LONDON (Reuters) - British retailer Next (NXT.L) warned on Tuesday it will have to lower profit forecasts if unusually warm autumn weather continues and shoppers don’t buy winter clothing, denting shares across the sector.
Shares in Next, Britain’s second biggest clothing retailer by sales, fell as much as 5.6 percent. Shares in Marks & Spencer (MKS.L), the country’s largest clothing retailer, declined by up to 4.4 percent, while department store Debenhams DEB.L were down by up to 4.7 percent.
The comments had extra resonance coming from Next which has outperformed rivals for a decade due to a strong online offer, new store openings and diversification into new product areas, such as homewares, as well as new overseas markets. In July the company raised its guidance for annual sales and profit for the second time in three months.
“Next don’t often lower guidance, so the fact that they have said they may do so due to the warmer weather is hitting the shares, which have had a strong run, and will also hit the sector if the weather remains unseasonal,” said Securequity sales trader Jawaid Afsar.
September is on course to be the driest since records began in 1910, according to Britain’s Met Office.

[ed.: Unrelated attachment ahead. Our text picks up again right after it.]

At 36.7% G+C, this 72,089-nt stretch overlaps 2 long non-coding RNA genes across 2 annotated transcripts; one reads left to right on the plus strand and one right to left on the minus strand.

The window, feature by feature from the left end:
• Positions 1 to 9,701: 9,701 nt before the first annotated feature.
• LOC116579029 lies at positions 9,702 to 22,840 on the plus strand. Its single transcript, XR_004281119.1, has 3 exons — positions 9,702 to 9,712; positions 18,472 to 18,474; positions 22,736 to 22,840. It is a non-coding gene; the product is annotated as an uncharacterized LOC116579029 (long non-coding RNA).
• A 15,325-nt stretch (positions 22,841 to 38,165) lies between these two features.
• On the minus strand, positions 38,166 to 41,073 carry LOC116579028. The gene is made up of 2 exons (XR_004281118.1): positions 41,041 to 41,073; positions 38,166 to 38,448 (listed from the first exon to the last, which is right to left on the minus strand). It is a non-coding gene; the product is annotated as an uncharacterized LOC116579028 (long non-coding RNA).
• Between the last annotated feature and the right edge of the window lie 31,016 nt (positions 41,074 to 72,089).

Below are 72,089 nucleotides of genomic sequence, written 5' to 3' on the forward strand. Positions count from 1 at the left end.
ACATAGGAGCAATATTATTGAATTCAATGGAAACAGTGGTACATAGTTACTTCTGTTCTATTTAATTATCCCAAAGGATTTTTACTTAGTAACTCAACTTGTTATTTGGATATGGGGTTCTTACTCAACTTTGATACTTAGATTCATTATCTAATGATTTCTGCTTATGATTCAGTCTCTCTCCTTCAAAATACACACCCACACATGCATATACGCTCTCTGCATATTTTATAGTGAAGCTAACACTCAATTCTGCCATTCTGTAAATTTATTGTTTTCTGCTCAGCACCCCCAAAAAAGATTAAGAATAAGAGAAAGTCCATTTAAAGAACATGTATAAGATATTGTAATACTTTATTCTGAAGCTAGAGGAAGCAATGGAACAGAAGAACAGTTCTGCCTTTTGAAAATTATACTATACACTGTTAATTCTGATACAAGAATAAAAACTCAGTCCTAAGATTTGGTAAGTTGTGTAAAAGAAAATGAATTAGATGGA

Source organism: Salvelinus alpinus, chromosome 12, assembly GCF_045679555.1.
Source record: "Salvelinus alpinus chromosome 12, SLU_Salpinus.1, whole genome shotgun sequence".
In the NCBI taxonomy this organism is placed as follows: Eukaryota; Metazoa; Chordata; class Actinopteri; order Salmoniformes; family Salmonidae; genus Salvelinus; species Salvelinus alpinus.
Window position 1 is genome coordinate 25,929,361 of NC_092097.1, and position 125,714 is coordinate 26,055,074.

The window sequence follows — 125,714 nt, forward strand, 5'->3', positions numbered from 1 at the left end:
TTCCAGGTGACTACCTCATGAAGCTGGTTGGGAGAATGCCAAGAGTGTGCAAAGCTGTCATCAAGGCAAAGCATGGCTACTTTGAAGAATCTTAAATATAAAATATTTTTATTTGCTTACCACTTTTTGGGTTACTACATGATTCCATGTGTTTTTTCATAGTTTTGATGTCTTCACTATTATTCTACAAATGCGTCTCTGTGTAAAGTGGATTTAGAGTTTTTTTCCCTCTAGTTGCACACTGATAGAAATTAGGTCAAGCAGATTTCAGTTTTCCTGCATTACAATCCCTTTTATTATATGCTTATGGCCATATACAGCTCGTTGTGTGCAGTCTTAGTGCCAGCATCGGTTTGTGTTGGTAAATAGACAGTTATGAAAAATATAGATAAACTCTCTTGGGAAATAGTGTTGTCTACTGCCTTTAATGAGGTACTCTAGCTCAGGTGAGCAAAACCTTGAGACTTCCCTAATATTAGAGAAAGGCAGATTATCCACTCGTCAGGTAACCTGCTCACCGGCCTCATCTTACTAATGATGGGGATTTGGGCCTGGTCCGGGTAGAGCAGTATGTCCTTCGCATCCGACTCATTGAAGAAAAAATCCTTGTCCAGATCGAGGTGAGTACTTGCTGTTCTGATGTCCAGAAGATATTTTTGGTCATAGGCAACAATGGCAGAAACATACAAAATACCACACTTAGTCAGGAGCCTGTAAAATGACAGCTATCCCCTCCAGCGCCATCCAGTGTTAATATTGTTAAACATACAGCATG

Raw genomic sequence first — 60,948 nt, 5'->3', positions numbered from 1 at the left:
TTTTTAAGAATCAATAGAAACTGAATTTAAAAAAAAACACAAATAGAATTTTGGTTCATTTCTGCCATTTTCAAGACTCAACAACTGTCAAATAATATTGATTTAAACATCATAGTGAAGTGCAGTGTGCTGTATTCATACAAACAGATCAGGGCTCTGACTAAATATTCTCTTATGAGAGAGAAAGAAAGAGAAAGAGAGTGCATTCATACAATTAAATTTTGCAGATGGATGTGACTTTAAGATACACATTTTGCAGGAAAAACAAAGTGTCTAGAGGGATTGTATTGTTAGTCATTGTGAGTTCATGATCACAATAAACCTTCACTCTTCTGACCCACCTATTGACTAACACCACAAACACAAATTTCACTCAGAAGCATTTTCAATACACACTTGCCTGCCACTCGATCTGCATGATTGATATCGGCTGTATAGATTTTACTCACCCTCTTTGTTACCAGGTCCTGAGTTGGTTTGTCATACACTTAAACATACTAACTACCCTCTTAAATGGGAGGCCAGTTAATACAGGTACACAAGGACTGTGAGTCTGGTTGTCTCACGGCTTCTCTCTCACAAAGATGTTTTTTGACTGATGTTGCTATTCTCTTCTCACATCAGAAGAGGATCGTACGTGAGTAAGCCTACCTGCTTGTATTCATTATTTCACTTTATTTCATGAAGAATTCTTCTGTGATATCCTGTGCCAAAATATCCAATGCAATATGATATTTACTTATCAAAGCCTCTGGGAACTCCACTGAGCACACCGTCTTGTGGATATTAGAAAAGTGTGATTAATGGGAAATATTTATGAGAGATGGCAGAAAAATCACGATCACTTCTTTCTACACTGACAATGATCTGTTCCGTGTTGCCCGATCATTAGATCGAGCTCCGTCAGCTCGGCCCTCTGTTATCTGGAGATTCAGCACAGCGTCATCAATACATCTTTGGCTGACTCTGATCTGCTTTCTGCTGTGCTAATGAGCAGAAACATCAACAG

Next’s warning comes less than two weeks after the employee-owned John Lewis, Britain’s largest department store chain, became the first major UK retailer to say shoppers were delaying purchases of winter coats, hats and boots because of unseasonably warm and dry weather.
Swedish fashion retailer Hennes & Mauritz (HMb.ST), the world’s second biggest fashion retailer, issued a similar statement last week.
M&S said it had no plans to change its trading update schedule. It is next due to update investors on how it is faring on Nov. 5.
“Next are probably being unnecessarily cautious, ahead of investor meetings this week, but the market is unlikely to take any chances and the shares will be unnerved,” said independent retail analyst Nick Bubb.
Next, which trades from over 500 stores in Britain and Ireland, about 200 stores overseas, and through its Directory internet and catalogue business, said third quarter sales to date were up 6 percent - lower than its previous forecast of up 10 percent.
“Cooler weather in August resulted in several very strong weeks. However, warmer weather in the more important month of September has had the reverse effect,” it said.
Next said that at present its profit forecast for the full 2014-15 year remains within its previous guidance range of 775-815 million pounds, given on July 29 and reiterated on Sept. 11.
“Our experience suggests that some lost sales are regained when the weather turns. However, if this unusually warm weather continues for the full duration of October then we are likely to lower our full year profit guidance range,” it said.
Cantor Fitzgerald analyst Freddie George said he was maintaining his “buy” stance on Next and 2014-15 pretax profit forecast of 805 million pounds.
“The mild weather... is impacting all retailers in the UK and is only a temporary phenomenon. The underlying trends, in our view, remain positive,” he said.
Shares in Next, up 36 percent over the last year, were down 265 pence or 3.8 percent at 6,600 pence at 0905 GMT (10.05 a.m. BST), valuing the business at around 10 billion pounds.
Reporting by James Davey; additional reporting by Sudip Kar-Gupta,; editing by Keith Weir